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The wall on the passenger side of my 1986 Gulfstream flexes. Nothing is attached to the wall from the interior. The dinette, the overhead cabinets and the refrigerator cabinet have all been removed for restoration. The drivers side still has the jacknife sofa, the wardrobe and the bathroom wall attached. Does removing the interior "furniture" provide strength to the outside walls? 

I noticed this today while installing a 40mil edpm roof liner.

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12 hours ago, Douglas17313 said:

The wall on the passenger side of my 1986 Gulfstream flexes. Nothing is attached to the wall from the interior. The dinette, the overhead cabinets and the refrigerator cabinet have all been removed for restoration. The drivers side still has the jacknife sofa, the wardrobe and the bathroom wall attached. Does removing the interior "furniture" provide strength to the outside walls? 

I noticed this today while installing a 40mil edpm roof liner.

Wait till you decide remove the sofa it weight a ton!

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There should be no noticeable difference to the walls with or without the furniture. On my escaper the upper cabinet is integrated into the wall and acts as additional support for the roof. Some of the internal walls such as closet and bathroom were likely engineered to add overall structural integrity to the roof and walls.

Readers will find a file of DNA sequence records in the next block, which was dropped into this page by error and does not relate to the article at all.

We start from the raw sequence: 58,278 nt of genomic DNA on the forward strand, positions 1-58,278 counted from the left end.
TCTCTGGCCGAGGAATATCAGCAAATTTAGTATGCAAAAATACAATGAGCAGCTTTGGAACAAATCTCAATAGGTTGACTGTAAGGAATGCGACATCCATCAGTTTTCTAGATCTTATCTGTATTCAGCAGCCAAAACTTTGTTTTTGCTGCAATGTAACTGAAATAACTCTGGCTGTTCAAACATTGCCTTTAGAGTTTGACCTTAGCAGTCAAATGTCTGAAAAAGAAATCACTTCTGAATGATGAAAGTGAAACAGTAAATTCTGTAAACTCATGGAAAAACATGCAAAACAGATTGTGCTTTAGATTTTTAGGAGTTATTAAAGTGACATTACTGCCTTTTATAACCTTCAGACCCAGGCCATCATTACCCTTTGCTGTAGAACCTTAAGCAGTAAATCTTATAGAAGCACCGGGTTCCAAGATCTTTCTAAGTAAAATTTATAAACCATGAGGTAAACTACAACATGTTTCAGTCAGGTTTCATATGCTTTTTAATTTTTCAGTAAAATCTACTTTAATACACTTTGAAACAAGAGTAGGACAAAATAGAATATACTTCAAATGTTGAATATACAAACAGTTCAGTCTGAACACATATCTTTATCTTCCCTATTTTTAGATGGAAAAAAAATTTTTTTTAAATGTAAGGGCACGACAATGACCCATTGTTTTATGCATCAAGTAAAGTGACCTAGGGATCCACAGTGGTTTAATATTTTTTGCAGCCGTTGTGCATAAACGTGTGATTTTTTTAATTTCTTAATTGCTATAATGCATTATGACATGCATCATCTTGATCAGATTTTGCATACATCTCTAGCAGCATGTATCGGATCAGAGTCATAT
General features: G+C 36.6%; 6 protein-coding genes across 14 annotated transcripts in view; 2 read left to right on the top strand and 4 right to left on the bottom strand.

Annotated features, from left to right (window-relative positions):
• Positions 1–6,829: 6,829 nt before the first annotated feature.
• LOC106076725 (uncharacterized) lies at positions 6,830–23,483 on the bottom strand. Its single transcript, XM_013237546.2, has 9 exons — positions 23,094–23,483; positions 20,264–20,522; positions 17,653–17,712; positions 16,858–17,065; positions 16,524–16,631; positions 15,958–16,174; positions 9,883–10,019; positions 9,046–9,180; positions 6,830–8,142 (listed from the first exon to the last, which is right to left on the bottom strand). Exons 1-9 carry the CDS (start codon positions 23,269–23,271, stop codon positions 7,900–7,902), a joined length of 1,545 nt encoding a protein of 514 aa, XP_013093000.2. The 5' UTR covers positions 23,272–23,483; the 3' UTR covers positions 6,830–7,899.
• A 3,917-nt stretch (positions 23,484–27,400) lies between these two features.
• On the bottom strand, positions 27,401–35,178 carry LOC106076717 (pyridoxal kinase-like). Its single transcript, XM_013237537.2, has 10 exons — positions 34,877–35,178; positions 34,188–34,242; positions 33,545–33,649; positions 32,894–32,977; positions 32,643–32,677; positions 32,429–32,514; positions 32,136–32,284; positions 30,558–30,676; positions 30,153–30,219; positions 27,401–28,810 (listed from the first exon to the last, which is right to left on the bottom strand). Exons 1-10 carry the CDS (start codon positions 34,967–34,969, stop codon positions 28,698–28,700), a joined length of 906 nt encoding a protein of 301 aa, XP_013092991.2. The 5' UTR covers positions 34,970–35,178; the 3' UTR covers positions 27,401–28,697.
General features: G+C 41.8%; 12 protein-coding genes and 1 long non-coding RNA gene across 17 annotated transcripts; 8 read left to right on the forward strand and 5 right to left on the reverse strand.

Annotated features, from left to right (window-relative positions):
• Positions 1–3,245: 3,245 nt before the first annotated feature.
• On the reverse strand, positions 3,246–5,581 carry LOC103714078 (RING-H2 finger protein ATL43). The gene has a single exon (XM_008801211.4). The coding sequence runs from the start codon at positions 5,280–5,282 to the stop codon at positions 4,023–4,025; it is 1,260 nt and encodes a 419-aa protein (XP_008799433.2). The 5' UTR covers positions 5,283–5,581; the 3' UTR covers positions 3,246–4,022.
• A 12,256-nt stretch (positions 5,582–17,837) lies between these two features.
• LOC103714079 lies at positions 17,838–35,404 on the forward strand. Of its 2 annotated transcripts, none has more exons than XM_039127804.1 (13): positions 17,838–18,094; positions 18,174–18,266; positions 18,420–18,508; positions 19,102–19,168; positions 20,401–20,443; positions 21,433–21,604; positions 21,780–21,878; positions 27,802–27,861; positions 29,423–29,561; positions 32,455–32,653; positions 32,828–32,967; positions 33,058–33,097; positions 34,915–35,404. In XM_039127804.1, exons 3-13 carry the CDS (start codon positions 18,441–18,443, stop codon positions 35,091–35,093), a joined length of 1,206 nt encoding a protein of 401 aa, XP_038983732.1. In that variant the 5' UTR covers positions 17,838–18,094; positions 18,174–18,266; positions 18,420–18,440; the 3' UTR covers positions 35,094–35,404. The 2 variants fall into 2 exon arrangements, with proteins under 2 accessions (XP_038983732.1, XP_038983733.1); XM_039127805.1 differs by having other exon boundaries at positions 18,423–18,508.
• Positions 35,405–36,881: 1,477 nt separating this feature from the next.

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How would I repair this flex? There is absolutely no water damage and the wall panels themselves were recently replaced with new wall board and insulation.

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What happened. All this was supposed to be rebuilt 5 years ago. Did you ever get more sidewall supports put in? On the old thread you posted on the other member showed his being worked on and the supposed aluminum framing was way far apart. Not enough the be effective at all. You were going to add more to yours. Like I said what happened. 

Linda S

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Hi Linda. I could not get the guy to do anything. What Finally pushed me to get it home was that he was leaving the keys in it overnight and he'd moved 8t up next to the road. Finally after 2 years I drove it home. Between covid and my wife's heart attacks the camper has been sitting in my drive way for 18 months. It's been under two tarps, and is completely dry inside. This week I added a double layer of wood, and glued a 40 mil edpm to the roof. While adding the pieces the go down the edges is the unit, where the wall connects to the roof, I leaned against the passenger side wall and noticed that it flexed. There is absolutely no furniture on that wall. I have the original dinette and overhead cabinets and plan to use them. Does the furniture, once attached to the floor and the walls, act as a support to keep the wall from flexing?  I found metal plates on the walls that would have the overhead cabinets attached to. This is one of the areas in which I'm totally ignorant. The rest of it is within my ability to finish.